//Sets the password that will be required for OTA. Default NULL
void setPassword(const char *password);

//Sets the password as above but in the form MD5(password). Default NULL
void setPasswordHash(const char *password);

Finally, the library provides the following functions related to OTA,

//Sets the service port. Default 8266
void setPort(uint16_t port);

//Sets the device hostname. Default esp8266-xxxxxx
void setHostname(const char *hostname);
String getHostname();

//Sets if the device should be rebooted after successful update. Default true
void setRebootOnSuccess(bool reboot);

OTA Programming Example

Once we have seen the ArduinoOTA library in detail in its implementation for the ESP8266, it’s time to see it all with an example. As usual, we are going to divide the code into files to improve reusability and maintainability.

Our main Sketch is as simple as

#include <ESP8266WiFi.h>
#include <ArduinoOTA.h>

#include "config.h"  // Replace with your network data
#include "ESP8266_Utils.hpp"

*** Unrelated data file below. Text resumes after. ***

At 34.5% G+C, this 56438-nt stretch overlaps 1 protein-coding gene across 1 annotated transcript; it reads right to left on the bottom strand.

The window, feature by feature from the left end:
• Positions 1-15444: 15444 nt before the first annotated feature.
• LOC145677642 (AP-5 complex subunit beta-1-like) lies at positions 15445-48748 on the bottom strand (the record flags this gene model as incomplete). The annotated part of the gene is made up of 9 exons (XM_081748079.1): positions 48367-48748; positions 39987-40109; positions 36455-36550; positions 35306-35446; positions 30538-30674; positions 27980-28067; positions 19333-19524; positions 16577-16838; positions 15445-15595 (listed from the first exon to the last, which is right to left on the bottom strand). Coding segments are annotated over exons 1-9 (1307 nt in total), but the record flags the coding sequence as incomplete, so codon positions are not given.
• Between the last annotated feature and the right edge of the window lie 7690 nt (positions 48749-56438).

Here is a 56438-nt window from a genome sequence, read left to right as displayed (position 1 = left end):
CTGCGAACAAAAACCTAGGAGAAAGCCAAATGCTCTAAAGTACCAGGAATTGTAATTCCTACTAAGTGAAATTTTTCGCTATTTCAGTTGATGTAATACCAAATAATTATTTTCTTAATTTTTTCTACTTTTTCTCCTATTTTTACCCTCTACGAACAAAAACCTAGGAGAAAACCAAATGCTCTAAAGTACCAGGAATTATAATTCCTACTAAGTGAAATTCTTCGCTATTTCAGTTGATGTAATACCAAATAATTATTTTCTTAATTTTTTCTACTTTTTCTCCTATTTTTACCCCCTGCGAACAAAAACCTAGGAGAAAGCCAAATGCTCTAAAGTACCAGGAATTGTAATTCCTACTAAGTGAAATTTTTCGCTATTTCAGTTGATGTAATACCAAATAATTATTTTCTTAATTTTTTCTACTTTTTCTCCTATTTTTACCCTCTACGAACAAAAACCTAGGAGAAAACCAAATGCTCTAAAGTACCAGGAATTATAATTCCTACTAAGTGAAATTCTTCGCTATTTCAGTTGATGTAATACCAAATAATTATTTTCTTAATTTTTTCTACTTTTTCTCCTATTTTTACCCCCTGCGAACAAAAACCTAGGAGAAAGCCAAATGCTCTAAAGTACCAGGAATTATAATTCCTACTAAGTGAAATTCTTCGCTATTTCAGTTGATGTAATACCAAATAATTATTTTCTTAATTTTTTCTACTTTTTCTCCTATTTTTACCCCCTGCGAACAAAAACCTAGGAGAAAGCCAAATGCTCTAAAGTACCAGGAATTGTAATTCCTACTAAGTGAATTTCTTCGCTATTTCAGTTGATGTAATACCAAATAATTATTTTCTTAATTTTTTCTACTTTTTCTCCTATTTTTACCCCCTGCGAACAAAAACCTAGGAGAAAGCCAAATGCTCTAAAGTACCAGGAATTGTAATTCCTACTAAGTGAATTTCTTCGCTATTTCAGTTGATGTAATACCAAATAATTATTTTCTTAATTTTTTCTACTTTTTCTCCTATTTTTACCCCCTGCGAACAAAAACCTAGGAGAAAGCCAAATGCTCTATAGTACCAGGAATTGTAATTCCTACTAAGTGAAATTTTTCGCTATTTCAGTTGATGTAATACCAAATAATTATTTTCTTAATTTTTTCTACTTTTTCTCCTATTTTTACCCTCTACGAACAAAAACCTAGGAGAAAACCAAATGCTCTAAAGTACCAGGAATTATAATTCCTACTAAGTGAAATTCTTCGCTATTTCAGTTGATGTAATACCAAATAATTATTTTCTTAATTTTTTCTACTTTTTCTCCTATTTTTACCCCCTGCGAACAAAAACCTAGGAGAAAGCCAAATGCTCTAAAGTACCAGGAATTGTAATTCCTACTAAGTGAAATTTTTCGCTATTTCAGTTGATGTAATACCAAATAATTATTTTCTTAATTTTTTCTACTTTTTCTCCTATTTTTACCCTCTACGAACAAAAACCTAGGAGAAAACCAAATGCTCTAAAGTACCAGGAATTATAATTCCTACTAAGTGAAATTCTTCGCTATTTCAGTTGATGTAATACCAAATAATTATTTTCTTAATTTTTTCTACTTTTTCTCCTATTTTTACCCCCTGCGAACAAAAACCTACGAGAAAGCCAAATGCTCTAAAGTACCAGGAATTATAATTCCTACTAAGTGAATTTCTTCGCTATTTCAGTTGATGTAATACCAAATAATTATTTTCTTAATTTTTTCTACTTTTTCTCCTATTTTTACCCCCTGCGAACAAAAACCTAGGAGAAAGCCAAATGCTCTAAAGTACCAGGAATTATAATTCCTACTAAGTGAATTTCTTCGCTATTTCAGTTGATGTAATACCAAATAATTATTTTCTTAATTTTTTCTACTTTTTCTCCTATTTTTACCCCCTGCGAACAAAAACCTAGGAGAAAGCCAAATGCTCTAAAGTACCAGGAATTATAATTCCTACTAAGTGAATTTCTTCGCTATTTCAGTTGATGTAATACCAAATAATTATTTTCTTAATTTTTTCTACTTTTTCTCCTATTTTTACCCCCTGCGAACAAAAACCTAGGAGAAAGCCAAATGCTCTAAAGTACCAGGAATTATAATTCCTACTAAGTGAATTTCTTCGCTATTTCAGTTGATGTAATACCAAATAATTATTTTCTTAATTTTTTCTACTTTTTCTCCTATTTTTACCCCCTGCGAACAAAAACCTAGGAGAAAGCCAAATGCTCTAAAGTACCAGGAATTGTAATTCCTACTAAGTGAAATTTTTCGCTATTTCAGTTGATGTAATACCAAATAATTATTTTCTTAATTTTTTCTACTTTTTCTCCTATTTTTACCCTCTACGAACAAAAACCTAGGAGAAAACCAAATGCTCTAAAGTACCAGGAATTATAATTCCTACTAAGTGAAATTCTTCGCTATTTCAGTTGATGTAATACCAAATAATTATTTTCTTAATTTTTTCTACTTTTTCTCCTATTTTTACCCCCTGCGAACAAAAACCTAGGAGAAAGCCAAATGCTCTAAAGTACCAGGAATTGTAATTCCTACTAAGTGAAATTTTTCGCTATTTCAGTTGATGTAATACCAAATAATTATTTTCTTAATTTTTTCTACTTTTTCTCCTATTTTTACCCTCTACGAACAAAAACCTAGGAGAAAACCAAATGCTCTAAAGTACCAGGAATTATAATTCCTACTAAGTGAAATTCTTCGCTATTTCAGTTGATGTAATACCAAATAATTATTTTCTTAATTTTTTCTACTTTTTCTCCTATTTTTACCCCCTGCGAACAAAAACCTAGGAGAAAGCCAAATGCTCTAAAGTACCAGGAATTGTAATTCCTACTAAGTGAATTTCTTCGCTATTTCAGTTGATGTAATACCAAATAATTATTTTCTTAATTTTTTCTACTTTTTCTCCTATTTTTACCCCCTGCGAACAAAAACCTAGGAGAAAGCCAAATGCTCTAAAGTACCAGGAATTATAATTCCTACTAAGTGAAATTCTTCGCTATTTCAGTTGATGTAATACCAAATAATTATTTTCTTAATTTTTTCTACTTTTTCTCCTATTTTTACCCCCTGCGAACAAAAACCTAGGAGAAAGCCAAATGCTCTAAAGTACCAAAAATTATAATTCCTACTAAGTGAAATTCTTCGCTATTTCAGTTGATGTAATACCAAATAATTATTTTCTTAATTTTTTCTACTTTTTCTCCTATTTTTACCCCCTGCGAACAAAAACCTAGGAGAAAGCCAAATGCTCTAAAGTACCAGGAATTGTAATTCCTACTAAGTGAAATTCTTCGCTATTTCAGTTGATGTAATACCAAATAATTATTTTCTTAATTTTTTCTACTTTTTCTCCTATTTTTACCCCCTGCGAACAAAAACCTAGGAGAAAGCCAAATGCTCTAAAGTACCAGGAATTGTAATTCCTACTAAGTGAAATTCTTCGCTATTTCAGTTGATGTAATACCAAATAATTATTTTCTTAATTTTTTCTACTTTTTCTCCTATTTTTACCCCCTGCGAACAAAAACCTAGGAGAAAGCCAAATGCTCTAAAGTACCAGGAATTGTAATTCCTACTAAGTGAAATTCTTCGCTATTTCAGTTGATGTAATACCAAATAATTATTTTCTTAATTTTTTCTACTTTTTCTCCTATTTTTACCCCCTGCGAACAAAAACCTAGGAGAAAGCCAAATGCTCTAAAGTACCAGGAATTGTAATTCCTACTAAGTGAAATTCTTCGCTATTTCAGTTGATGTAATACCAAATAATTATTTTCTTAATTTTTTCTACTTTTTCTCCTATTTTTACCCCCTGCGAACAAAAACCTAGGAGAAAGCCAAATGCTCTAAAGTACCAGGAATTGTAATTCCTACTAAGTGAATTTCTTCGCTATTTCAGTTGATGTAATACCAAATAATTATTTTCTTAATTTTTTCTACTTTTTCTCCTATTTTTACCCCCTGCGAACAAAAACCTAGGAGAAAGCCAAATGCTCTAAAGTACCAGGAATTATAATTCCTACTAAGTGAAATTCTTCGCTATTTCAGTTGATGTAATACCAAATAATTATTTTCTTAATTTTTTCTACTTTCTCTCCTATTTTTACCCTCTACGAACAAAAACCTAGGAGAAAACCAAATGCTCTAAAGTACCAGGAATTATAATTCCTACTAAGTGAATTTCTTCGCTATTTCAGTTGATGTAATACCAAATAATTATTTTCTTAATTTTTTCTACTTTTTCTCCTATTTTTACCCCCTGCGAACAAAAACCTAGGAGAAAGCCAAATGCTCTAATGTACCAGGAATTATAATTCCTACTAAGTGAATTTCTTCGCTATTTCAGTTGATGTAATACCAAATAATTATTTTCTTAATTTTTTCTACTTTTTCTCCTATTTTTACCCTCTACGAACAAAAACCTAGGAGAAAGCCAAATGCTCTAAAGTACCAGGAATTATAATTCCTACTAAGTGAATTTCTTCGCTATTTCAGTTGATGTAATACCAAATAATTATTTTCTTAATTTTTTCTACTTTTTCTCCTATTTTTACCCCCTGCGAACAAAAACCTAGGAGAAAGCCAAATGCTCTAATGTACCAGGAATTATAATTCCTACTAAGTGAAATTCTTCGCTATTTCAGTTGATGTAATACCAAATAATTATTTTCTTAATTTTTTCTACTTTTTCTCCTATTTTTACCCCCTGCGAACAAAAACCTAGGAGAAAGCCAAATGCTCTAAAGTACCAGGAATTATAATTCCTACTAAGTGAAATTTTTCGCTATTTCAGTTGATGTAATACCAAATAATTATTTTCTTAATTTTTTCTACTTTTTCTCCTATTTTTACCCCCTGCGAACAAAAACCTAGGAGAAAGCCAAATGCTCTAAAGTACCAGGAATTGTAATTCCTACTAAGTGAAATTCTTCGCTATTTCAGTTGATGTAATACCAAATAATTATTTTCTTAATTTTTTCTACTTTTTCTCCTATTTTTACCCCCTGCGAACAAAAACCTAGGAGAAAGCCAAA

#include "ESP8266_Utils_OTA.hpp"

void setup(){



void loop(){

A file called ‘ESP8266_Utils_OTA.hpp’. This file contains all the repetitive logic of the OTA process.

void InitOTA()
// Port defaults to 8266
// ArduinoOTA.setPort(8266);

// Hostname defaults to esp8266-[ChipID]
// ArduinoOTA.setHostname(hostname);

// No authentication by default
// ArduinoOTA.setPassword("admin");

// Password can be set with it's md5 value as well
// MD5(admin) = 21232f297a57a5a743894a0e4a801fc3
// ArduinoOTA.setPasswordHash("21232f297a57a5a743894a0e4a801fc3");

ArduinoOTA.onStart([]() {
  String type;
  if (ArduinoOTA.getCommand() == U_FLASH) {
    type = "sketch";
  } else { // U_SPIFFS
    type = "filesystem";

  // NOTE: if updating SPIFFS this would be the place to unmount SPIFFS using SPIFFS.end()
  Serial.println("Start updating " + type);

ArduinoOTA.onEnd([]() {

ArduinoOTA.onProgress([](unsigned int progress, unsigned int total) {